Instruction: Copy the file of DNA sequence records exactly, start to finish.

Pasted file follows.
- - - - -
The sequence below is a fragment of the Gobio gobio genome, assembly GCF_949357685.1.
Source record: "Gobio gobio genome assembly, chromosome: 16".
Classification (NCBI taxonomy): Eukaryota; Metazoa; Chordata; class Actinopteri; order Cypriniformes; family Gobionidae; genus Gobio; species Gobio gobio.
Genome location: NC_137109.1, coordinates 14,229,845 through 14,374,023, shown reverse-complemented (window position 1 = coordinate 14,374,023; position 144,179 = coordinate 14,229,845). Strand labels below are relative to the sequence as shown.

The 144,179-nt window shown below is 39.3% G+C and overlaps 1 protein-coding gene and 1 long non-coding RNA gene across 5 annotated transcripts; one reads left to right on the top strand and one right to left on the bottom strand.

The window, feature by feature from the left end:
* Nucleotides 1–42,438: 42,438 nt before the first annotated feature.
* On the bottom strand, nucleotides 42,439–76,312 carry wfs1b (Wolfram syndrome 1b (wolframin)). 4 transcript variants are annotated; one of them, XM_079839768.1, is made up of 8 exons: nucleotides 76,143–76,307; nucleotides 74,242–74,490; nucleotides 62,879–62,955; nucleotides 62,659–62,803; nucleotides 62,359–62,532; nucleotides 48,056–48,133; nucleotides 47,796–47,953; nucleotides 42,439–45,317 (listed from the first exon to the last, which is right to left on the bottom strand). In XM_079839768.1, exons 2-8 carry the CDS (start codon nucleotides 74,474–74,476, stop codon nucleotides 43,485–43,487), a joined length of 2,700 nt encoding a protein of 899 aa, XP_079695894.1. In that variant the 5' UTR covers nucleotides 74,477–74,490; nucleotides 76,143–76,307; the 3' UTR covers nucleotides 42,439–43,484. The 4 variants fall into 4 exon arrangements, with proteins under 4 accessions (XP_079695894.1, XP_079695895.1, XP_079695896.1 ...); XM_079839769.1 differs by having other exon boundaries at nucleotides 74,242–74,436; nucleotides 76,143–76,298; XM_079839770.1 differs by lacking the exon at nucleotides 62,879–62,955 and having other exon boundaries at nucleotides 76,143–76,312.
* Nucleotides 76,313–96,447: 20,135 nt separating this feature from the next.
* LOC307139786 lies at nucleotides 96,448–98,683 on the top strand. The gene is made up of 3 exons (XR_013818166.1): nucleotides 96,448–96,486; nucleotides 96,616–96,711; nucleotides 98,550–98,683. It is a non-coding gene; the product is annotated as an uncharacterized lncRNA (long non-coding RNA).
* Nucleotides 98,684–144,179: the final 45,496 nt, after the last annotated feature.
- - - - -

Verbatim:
The sequence below is a fragment of the Gobio gobio genome, assembly GCF_949357685.1.
Source record: "Gobio gobio genome assembly, chromosome: 16".
Classification (NCBI taxonomy): Eukaryota; Metazoa; Chordata; class Actinopteri; order Cypriniformes; family Gobionidae; genus Gobio; species Gobio gobio.
Genome location: NC_137109.1, coordinates 14,229,845 through 14,374,023, shown reverse-complemented (window position 1 = coordinate 14,374,023; position 144,179 = coordinate 14,229,845). Strand labels below are relative to the sequence as shown.

The 144,179-nt window shown below is 39.3% G+C and overlaps 1 protein-coding gene and 1 long non-coding RNA gene across 5 annotated transcripts; one reads left to right on the top strand and one right to left on the bottom strand.

The window, feature by feature from the left end:
* Nucleotides 1–42,438: 42,438 nt before the first annotated feature.
* On the bottom strand, nucleotides 42,439–76,312 carry wfs1b (Wolfram syndrome 1b (wolframin)). 4 transcript variants are annotated; one of them, XM_079839768.1, is made up of 8 exons: nucleotides 76,143–76,307; nucleotides 74,242–74,490; nucleotides 62,879–62,955; nucleotides 62,659–62,803; nucleotides 62,359–62,532; nucleotides 48,056–48,133; nucleotides 47,796–47,953; nucleotides 42,439–45,317 (listed from the first exon to the last, which is right to left on the bottom strand). In XM_079839768.1, exons 2-8 carry the CDS (start codon nucleotides 74,474–74,476, stop codon nucleotides 43,485–43,487), a joined length of 2,700 nt encoding a protein of 899 aa, XP_079695894.1. In that variant the 5' UTR covers nucleotides 74,477–74,490; nucleotides 76,143–76,307; the 3' UTR covers nucleotides 42,439–43,484. The 4 variants fall into 4 exon arrangements, with proteins under 4 accessions (XP_079695894.1, XP_079695895.1, XP_079695896.1 ...); XM_079839769.1 differs by having other exon boundaries at nucleotides 74,242–74,436; nucleotides 76,143–76,298; XM_079839770.1 differs by lacking the exon at nucleotides 62,879–62,955 and having other exon boundaries at nucleotides 76,143–76,312.
* Nucleotides 76,313–96,447: 20,135 nt separating this feature from the next.
* LOC307139786 lies at nucleotides 96,448–98,683 on the top strand. The gene is made up of 3 exons (XR_013818166.1): nucleotides 96,448–96,486; nucleotides 96,616–96,711; nucleotides 98,550–98,683. It is a non-coding gene; the product is annotated as an uncharacterized lncRNA (long non-coding RNA).
* Nucleotides 98,684–144,179: the final 45,496 nt, after the last annotated feature.